I want to teach my 10 year old son some simple programming. Can anyone suggest a simple problem I could get him to solve using the 35s that has enough steps to be fun?
Daniel
Good puzzle for kids to solve on 35s?


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09172013, 08:09 AM
I want to teach my 10 year old son some simple programming. Can anyone suggest a simple problem I could get him to solve using the 35s that has enough steps to be fun? Daniel ▼
09172013, 09:07 AM
Fibonacci numbers  How little rabbits are made? :o ;)
09172013, 09:20 AM
How about guess the number, 1100? The calculator generates a random number and he tries to guess it, and it tells him how many guesses it took when he gets it. This has the added advantage of teaching him about a binary search. ▼
09172013, 09:27 AM
And you can do the reverse game, have your son guess a number between 1 and 100 and the calculator try to figure out the number. Perhaps the simplest program is having the calculator add integers from 1 to a specified upper limit and then comparing the result with Gauss's formula n(n+1)/2. Namir
09172013, 09:33 AM
All I can think of is finding areas of (simple) geometric shapes like the circle, rectangles, ellipses, and right triangles.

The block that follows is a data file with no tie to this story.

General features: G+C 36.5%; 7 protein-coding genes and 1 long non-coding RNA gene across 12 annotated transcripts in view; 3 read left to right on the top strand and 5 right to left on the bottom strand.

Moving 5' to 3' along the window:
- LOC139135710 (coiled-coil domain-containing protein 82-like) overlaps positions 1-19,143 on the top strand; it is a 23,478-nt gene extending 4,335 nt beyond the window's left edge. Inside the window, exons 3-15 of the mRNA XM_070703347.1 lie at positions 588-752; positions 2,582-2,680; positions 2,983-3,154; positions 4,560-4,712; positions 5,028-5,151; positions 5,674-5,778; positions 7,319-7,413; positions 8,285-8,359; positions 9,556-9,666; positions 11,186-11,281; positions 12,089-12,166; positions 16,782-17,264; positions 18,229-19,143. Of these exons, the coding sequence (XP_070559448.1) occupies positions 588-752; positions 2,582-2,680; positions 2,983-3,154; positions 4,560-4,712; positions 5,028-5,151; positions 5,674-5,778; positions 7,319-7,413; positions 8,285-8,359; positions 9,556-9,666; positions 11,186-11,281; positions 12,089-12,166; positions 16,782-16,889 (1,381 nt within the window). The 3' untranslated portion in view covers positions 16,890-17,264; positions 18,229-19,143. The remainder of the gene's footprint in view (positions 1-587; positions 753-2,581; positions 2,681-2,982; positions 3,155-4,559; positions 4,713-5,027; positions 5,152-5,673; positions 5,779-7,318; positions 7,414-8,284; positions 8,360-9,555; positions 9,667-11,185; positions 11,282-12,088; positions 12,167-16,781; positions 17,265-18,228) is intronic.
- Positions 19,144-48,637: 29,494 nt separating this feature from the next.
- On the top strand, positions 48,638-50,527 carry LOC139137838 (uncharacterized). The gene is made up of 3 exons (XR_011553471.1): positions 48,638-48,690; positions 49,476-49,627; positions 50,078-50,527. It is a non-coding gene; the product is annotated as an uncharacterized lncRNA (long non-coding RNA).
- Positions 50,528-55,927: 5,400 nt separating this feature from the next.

09172013, 09:54 AM
Daniel
If I may suggest a modification to the suggestion by Csaba  population dynamics  w an emphasis on intersecting populations. The following URL(s) are very informative; ▼
09172013, 11:05 AM
What is the link to that HP25 listing please? Namir ▼
09172013, 11:26 AM
Namir ▼
09172013, 11:57 AM
Quote:"Three New Pocket Calculators : Smaller, Less Costly, More Powerful" from November 1975 HP Journal.
09172013, 05:52 PM
Two games I can recommend are the wellknown 'Nimb' found in HP25C, HP33E and HP34C program manuals or here in MoHPC's Program Library or 'Sum of Digits Game' from the HP Digest article 'How Programmable Calculators Help Kids Learn.' Edited: 17 Sept 2013, 5:53 p.m.
09182013, 10:40 PM
It may be too advanced for a 10 year old, but finding prime factors of a number is fun too.